It finally became obvious that there are too many journalists at this Democratic National Convention when a horde of reporters - this one included - began interviewing People With Boxes On Their Heads.
"We're just a bunch of guys standing around with boxes on their heads," said one of the three men with cardboard boxes on their heads, who identified himself as Guy With A Box On His Head.He and his two fellow People With Boxes On Their Heads were just three of the . . . well . . . interesting folks hanging around the city's official demonstration zone - actually a two-acre blacktop parking lot - on Tuesday, during Day 2 of the convention.
When asked where the People With Boxes On Their Heads were based, the Guy With A Box On His Head replied, "Here."
When asked what he stood for, Guy replied, "Nothing."
And when asked why he had a box on his head, he replied, "That's the name of our organization!"
But they don't like to be called "Boxheads" because they consider it a racial slur, Guy said.
A cynic suspected he was actually a journalist who had been in the sun too long. He wore a distinctive chain and plastic pouch around his neck, used by journalists, delegates and staff to carry credentials for the convention. However, where his credential should have been was the plastic card from his hotel door: "PLEASE MAKE UP ROOM NOW."
Later, into the demonstration zone came Pastor Edgar Mallett of the Prayer & Faith Church Of The First Born in Chicago, acclaimed - at least on the sign he carried - as "The World's Greatest Demonstrator For 16 Years."
Mallett, 71, who campaigned for president in 1972 toting "the weight of the world" in a weighted sack over his shoulder, said he's running again "to save the country. God told me we're gonna lose it."
Mallett believes that for America and the world to be saved, we must have two presidents.
"If we have a president from Mars, still we must have two. That's my motto," he said.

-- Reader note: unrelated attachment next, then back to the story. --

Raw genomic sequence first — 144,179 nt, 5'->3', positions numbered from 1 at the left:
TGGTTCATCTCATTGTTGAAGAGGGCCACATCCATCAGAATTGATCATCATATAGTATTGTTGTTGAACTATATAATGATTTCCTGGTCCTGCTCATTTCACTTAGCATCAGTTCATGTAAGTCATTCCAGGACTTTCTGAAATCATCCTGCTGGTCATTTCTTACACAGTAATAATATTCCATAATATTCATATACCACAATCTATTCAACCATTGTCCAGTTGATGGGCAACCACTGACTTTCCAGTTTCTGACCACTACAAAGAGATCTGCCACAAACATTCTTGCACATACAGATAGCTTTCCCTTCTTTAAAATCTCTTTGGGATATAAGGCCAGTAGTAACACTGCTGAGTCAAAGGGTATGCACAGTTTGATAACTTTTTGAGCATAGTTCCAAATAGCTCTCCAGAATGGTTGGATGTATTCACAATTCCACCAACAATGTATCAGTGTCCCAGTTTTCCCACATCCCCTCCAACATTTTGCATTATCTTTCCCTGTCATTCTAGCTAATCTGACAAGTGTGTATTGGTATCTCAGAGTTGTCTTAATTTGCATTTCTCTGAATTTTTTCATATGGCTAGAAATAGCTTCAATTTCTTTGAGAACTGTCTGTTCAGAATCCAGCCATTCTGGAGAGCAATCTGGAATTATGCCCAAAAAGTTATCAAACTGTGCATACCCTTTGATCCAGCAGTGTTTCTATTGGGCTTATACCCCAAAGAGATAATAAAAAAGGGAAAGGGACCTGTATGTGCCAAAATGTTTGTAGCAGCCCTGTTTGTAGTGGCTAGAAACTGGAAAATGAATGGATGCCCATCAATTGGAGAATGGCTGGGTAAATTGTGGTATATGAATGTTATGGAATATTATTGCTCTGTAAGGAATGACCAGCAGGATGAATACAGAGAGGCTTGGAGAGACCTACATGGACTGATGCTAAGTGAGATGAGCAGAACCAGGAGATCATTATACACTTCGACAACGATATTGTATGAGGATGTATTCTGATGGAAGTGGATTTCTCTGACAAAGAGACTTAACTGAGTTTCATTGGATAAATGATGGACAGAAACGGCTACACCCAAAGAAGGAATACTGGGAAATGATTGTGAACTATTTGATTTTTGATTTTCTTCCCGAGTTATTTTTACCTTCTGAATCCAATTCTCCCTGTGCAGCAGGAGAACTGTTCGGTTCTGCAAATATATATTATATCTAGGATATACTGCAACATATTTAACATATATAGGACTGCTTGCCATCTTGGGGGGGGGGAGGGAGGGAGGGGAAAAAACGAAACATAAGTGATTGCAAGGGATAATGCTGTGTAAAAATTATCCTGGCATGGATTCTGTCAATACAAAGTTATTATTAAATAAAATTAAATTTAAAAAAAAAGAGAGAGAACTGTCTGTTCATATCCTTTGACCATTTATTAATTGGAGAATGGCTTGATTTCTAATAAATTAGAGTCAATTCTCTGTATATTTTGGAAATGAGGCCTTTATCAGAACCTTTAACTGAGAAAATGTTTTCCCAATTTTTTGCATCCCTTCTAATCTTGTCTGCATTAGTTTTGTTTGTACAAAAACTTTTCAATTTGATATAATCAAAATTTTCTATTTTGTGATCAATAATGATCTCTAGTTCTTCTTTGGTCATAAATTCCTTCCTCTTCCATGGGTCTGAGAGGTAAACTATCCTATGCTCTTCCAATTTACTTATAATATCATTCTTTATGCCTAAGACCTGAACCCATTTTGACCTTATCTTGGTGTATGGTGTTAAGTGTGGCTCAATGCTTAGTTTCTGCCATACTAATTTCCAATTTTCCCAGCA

Just outside the convention zone stood another minister, street preacher Dan Martino of Chattanooga, Tenn. Martino stood for hours in the hot sun at a corner near the convention center, wearing a grey suit and black wing tips and holding the sign that got him a lot of attention: "GOD IS A REPUBLICAN!"
"I'm here trying to help the Democrats to think," he said.
Religion, however, took a beating from former Connecticut state legislator Thomas Supina Jr. of Ashford, Conn., who stood on the sidewalk in front of the Omni Hotel, next door to the arena, distributing copies of a letter he has sent to U.S. Surgeon General C. Everett Koop.
Supina, 82, is asking Koop to declare that "religion is an addictive drug" and that living according to the preachings of most ministries "could be dangerous to your health."
In his letter, Supina says TV preachers Jimmy Swaggart, Jim Bakker, Oral Roberts, Jerry Falwell and Pat Robertson are "disturbing the peace, the tranquility and the well being of people everywhere."
Later, back inside the demonstration area, poet Deacon Lunchbox of Atlanta, a big man with a long red beard and a small red cap, took the stage with several "left-wing poems of the day."
"Terrorism," one was called. It's about Libyan leader Moammar Gadhafi:
"He likes to pray in the desert in his wrap-around shades,
"When he ain't causing trouble, he likes to have parades."
But neither the Guy With A Box On His Head, Pastor Mallett, preacher Martino, the former Connecticut legislator or the deacon of left-wing poetry attracted the media attention enjoyed by Franklin Burke of Los Angeles, who has apparently become the Official Character of the 1988 Democratic Convention.
Looking just a bit like a wayward Uncle Sam, wearing red-and-black checked slacks, a U.S. flag vest, a Dukakis sign and a Dukakis hat, Burke has stood in the demonstration area each day since Sunday. He waves a U.S. flag with a blue plastic bird tacked to the top - and its wings, if he jumps around enough, really move.
"Bird!" he cries, jumping up and down to make the wings work. "There it goes! Up in the air!"
"I'm here to have a good time, meet the delegates, see all the people, join in the celebration," he said.
He was certainly meeting a lot of journalists. How many of the 13,000 covering the convention had he talked with by Tuesday?
"About 12,000," he said.